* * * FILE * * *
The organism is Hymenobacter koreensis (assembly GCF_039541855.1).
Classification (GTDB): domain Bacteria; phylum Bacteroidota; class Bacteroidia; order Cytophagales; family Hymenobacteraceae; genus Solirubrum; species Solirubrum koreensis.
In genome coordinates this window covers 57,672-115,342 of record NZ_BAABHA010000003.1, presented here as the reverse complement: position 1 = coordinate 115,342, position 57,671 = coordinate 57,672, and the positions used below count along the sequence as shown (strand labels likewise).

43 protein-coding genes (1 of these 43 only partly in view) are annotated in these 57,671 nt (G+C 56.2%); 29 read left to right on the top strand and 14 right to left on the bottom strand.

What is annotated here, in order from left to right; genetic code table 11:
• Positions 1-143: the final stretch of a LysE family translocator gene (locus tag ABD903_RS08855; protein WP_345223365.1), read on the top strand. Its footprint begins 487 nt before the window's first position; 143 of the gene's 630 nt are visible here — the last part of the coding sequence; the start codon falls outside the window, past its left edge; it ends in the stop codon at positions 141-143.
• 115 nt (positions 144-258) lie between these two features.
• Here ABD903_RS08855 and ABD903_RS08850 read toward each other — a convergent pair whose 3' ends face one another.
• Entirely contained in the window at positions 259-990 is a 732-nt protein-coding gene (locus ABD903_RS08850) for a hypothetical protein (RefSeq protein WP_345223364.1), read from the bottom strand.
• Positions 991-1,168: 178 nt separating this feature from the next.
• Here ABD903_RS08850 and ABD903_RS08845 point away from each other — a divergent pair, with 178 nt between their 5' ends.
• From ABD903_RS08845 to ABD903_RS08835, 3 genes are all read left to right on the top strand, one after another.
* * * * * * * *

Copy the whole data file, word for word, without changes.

The organism is Hymenobacter koreensis (assembly GCF_039541855.1).
Classification (GTDB): domain Bacteria; phylum Bacteroidota; class Bacteroidia; order Cytophagales; family Hymenobacteraceae; genus Solirubrum; species Solirubrum koreensis.
In genome coordinates this window covers 57,672-115,342 of record NZ_BAABHA010000003.1, presented here as the reverse complement: position 1 = coordinate 115,342, position 57,671 = coordinate 57,672, and the positions used below count along the sequence as shown (strand labels likewise).

43 protein-coding genes (1 of these 43 only partly in view) are annotated in these 57,671 nt (G+C 56.2%); 29 read left to right on the top strand and 14 right to left on the bottom strand.

What is annotated here, in order from left to right; genetic code table 11:
• Positions 1-143: the final stretch of a LysE family translocator gene (locus tag ABD903_RS08855; protein WP_345223365.1), read on the top strand. Its footprint begins 487 nt before the window's first position; 143 of the gene's 630 nt are visible here — the last part of the coding sequence; the start codon falls outside the window, past its left edge; it ends in the stop codon at positions 141-143.
• 115 nt (positions 144-258) lie between these two features.
• Here ABD903_RS08855 and ABD903_RS08850 read toward each other — a convergent pair whose 3' ends face one another.
• Entirely contained in the window at positions 259-990 is a 732-nt protein-coding gene (locus ABD903_RS08850) for a hypothetical protein (RefSeq protein WP_345223364.1), read from the bottom strand.
• Positions 991-1,168: 178 nt separating this feature from the next.
• Here ABD903_RS08850 and ABD903_RS08845 point away from each other — a divergent pair, with 178 nt between their 5' ends.
• From ABD903_RS08845 to ABD903_RS08835, 3 genes are all read left to right on the top strand, one after another.